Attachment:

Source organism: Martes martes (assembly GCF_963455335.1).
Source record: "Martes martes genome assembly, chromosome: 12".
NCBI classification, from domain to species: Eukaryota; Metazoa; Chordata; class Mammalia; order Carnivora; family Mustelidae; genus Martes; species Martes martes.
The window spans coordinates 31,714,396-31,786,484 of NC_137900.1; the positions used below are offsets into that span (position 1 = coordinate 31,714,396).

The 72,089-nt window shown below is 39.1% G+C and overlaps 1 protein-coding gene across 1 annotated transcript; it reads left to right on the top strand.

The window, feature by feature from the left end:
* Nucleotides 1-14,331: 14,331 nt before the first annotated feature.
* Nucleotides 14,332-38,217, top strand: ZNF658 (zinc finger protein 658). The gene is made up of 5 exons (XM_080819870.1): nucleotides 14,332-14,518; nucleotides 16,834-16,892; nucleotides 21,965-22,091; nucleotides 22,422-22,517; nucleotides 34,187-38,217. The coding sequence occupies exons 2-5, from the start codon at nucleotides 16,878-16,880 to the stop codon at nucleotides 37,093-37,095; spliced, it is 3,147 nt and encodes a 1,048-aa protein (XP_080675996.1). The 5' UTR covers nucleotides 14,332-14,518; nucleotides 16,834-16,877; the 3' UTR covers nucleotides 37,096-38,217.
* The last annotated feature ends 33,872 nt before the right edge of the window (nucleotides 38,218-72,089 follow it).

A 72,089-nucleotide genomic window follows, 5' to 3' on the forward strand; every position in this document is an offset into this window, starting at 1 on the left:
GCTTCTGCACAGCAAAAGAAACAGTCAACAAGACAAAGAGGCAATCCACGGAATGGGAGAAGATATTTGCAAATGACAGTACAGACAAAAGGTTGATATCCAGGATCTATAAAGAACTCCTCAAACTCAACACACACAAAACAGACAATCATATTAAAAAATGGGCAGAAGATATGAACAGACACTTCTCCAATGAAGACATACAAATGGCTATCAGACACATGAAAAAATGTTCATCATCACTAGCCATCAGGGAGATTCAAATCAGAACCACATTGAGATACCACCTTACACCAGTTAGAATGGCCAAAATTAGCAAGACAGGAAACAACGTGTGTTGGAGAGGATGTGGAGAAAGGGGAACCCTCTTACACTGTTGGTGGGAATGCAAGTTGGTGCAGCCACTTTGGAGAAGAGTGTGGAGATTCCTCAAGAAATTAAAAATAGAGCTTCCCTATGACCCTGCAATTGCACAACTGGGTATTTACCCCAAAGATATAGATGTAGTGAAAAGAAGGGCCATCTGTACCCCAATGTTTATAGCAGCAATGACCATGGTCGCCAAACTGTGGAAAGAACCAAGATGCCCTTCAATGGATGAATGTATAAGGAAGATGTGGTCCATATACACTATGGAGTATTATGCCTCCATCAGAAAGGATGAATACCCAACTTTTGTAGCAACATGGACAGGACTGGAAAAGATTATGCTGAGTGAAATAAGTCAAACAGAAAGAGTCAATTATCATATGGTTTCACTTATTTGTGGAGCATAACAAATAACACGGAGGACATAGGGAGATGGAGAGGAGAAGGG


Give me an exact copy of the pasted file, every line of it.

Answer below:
Source organism: Martes martes (assembly GCF_963455335.1).
Source record: "Martes martes genome assembly, chromosome: 12".
NCBI classification, from domain to species: Eukaryota; Metazoa; Chordata; class Mammalia; order Carnivora; family Mustelidae; genus Martes; species Martes martes.
The window spans coordinates 31,714,396-31,786,484 of NC_137900.1; the positions used below are offsets into that span (position 1 = coordinate 31,714,396).

The 72,089-nt window shown below is 39.1% G+C and overlaps 1 protein-coding gene across 1 annotated transcript; it reads left to right on the top strand.

The window, feature by feature from the left end:
* Nucleotides 1-14,331: 14,331 nt before the first annotated feature.
* Nucleotides 14,332-38,217, top strand: ZNF658 (zinc finger protein 658). The gene is made up of 5 exons (XM_080819870.1): nucleotides 14,332-14,518; nucleotides 16,834-16,892; nucleotides 21,965-22,091; nucleotides 22,422-22,517; nucleotides 34,187-38,217. The coding sequence occupies exons 2-5, from the start codon at nucleotides 16,878-16,880 to the stop codon at nucleotides 37,093-37,095; spliced, it is 3,147 nt and encodes a 1,048-aa protein (XP_080675996.1). The 5' UTR covers nucleotides 14,332-14,518; nucleotides 16,834-16,877; the 3' UTR covers nucleotides 37,096-38,217.
* The last annotated feature ends 33,872 nt before the right edge of the window (nucleotides 38,218-72,089 follow it).

A 72,089-nucleotide genomic window follows, 5' to 3' on the forward strand; every position in this document is an offset into this window, starting at 1 on the left:
GCTTCTGCACAGCAAAAGAAACAGTCAACAAGACAAAGAGGCAATCCACGGAATGGGAGAAGATATTTGCAAATGACAGTACAGACAAAAGGTTGATATCCAGGATCTATAAAGAACTCCTCAAACTCAACACACACAAAACAGACAATCATATTAAAAAATGGGCAGAAGATATGAACAGACACTTCTCCAATGAAGACATACAAATGGCTATCAGACACATGAAAAAATGTTCATCATCACTAGCCATCAGGGAGATTCAAATCAGAACCACATTGAGATACCACCTTACACCAGTTAGAATGGCCAAAATTAGCAAGACAGGAAACAACGTGTGTTGGAGAGGATGTGGAGAAAGGGGAACCCTCTTACACTGTTGGTGGGAATGCAAGTTGGTGCAGCCACTTTGGAGAAGAGTGTGGAGATTCCTCAAGAAATTAAAAATAGAGCTTCCCTATGACCCTGCAATTGCACAACTGGGTATTTACCCCAAAGATATAGATGTAGTGAAAAGAAGGGCCATCTGTACCCCAATGTTTATAGCAGCAATGACCATGGTCGCCAAACTGTGGAAAGAACCAAGATGCCCTTCAATGGATGAATGTATAAGGAAGATGTGGTCCATATACACTATGGAGTATTATGCCTCCATCAGAAAGGATGAATACCCAACTTTTGTAGCAACATGGACAGGACTGGAAAAGATTATGCTGAGTGAAATAAGTCAAACAGAAAGAGTCAATTATCATATGGTTTCACTTATTTGTGGAGCATAACAAATAACACGGAGGACATAGGGAGATGGAGAGGAGAAGGG